The Orioles open the New Year in the same place they were when 2014 ended, searching for outfield help.
As we reported earlier this week, the team's focus is now on free-agent outfielder Colby Rasmus. Orioles manager Buck Showalter is slated to meet with Rasmus in the next few days at Rasmus' home in Phenix City, Ala.
The Orioles have done their homework on Rasmus, receiving mixed reviews on a player who doesn't own a sparkling clubhouse reputation. But Showalter wants to see if Rasmus passes his own eye test before judging the 28-year-old former first-round draft pick.
Like I mentioned earlier this week, this doesn't mean the Orioles are close on a deal with Rasmus, but they are serious about signing him. They know the outfield free-agent market is depleted, and Rasmus is the best outfielder currently available. They don't want to miss out if Showalter is sold that Rasmus could be a key addition on a one-year deal.
But like his pre-signing discussions with Nelson Cruz and Delmon Young, Showalter must first have peace of mind that Rasmus will cause more help than harm inside his clubhouse.
If Rasmus isn't a fit, the Orioles will continue their search for outfield help elsewhere:
**What about a familiar name who was a crowd favorite in Baltimore? Could there be a reunion with former Orioles outfielder Nate McLouth?
In some ways it makes sense. McLouth played well in Baltimore and his hustle made him popular with fans. The Orioles were interested in retaining McLouth before the 2014 season, but he signed a two-year, $10.75-million deal with the Nationals.
But McLouth struggled in a part-time role in Washington, hitting just .173/.280/.237 in 162 plate appearances before his season ended prematurely to shoulder surgery in August. McLouth is owed $5 million next season and has a $6.5-million club option for 2016 with a $750,000 buyout.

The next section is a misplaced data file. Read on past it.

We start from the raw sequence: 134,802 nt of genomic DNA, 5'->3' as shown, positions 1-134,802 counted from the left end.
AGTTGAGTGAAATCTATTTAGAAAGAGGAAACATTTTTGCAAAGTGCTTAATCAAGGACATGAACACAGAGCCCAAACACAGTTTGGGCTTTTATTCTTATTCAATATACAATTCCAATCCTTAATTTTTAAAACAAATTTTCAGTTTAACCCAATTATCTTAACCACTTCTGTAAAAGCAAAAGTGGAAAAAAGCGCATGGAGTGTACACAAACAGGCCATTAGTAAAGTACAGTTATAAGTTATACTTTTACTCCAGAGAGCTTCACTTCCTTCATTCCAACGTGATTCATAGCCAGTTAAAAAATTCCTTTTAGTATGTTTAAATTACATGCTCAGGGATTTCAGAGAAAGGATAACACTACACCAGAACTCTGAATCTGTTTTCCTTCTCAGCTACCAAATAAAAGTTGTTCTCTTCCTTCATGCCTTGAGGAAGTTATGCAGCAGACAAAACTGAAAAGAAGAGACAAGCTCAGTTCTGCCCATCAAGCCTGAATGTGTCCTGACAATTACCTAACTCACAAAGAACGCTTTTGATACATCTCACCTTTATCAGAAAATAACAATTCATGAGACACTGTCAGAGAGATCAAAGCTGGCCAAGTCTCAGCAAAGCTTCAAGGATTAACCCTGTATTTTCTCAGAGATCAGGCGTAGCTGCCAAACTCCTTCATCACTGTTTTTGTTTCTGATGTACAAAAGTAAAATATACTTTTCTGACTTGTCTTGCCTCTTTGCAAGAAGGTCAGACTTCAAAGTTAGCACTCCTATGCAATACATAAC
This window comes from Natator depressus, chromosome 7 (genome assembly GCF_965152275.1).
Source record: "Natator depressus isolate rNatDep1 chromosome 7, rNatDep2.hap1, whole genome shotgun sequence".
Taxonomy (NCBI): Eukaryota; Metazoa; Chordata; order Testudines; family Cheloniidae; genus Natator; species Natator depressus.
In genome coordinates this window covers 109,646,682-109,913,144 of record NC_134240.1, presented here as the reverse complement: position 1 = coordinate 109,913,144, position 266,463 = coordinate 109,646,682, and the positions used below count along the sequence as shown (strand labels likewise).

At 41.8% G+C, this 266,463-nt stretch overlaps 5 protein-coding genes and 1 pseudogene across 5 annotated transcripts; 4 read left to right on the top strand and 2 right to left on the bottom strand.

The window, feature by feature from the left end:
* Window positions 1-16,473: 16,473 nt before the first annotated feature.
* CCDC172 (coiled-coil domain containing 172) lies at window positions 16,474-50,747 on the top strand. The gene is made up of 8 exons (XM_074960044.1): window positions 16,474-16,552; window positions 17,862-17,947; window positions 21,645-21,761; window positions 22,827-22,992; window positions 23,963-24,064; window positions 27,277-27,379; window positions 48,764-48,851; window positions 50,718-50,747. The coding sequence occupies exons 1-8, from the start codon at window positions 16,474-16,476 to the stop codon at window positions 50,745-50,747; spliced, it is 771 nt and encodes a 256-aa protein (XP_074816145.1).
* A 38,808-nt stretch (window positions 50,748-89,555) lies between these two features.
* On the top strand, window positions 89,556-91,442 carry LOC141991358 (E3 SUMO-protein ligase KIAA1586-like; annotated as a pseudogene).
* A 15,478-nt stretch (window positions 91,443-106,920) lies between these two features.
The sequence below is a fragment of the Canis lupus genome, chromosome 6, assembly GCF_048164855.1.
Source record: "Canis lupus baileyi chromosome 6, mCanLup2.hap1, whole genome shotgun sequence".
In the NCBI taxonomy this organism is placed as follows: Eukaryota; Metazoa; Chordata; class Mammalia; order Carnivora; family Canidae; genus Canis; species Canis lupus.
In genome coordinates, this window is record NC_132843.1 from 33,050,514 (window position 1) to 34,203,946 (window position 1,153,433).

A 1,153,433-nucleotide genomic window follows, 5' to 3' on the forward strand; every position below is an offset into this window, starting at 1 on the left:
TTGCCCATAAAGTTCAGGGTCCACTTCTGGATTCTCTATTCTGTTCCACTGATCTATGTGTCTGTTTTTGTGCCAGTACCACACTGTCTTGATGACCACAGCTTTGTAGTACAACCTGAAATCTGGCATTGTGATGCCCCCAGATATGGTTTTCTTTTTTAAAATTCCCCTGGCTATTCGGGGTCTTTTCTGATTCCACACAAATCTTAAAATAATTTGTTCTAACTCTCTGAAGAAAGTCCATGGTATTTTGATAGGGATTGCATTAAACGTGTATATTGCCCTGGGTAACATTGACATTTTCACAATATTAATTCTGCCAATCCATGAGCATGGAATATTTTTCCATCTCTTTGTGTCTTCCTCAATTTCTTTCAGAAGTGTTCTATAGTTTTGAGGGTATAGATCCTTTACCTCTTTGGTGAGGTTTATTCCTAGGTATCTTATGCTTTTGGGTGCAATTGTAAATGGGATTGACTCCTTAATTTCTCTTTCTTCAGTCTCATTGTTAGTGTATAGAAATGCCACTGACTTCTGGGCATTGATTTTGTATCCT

During the 2012 season, the August additions of McLouth and third baseman Manny Machado from the minors sparked the Orioles, helping propel them to the playoffs. McLouth thrived in an everyday role, hitting .268/.342/.435 with seven homers and 18 RBIs in 236 plate appearances with the Orioles in 2012 and was the team's best hitter in the postseason that year.
The Orioles could use an outfield bat who could bat leadoff, right?
But I was told by one club source that the team currently sees more promise in outfielder David Lough, who was sold as a McLouth clone when the Orioles acquired him last season from Kansas City in exchange for Danny Valencia.
Lough hit just .247/.309/.385 with four homers and 16 RBIs in 197 plate appearances. Lough's speed was an incredible asset, but he made some ugly base-running miscues during the season.
He did show some promise in the second half of the season, hitting .351/.387/.544 in the second half of the season, albeit in a small sample size (He made just 15 starts after the all-star break).
Lough, who turned 29 this month, is younger than the 33-year-old McLouth. He's also much cheaper since he's not yet arbitration eligible. McLouth is coming off shoulder surgery and his struggles at the plate really date back to the second half of his 2013 season, when McLouth hit just .205 in his final two months with the Orioles.
So while the Orioles don't see trading for McLouth as an option now, maybe that changes if the O's can't fill their outfield holes and the Nationals are looking to move a piece from their crowded outfield mix down the road.
Baltimore Orioles Insider
**A report out of Nicaragua said the Orioles are interested in Nicaraguan center fielder Arnol Rizo, but no deal is imminent with the 23-year-old, according to a club source.
The Orioles do plan on scouting Nicaragua next week and are likely to get a closer look at Rizo.
Only a few players have come out of Nicaragua, the most prominent being 245-game winner and former Orioles right-hander Dennis Martinez. More recently, Nicaraguan shortstop Everth Cabrera became a All-Star with the San Diego Padres in 2013.
Rizo reportedly arrived on the Orioles' radar in November with a strong performance in the inaugural World Baseball Softball Confederation U21 World Cup in Taiwan. He currently plays professionally in Nicaragua, reportedly setting league records in runs (110) and walks (85) last season. If he eventually does sign with the Orioles, he'd likely still need some minor league seasoning, much like Cuban outfielders Henry Urrutia and Dariel Alvarez before him.
The Orioles haven't recently signed a player out of Nicaragua -- the O's signed Martinez out of high school back in 1973 -- but see the country as a growing baseball nation as the organization continues to focus on combing the globe for international talent.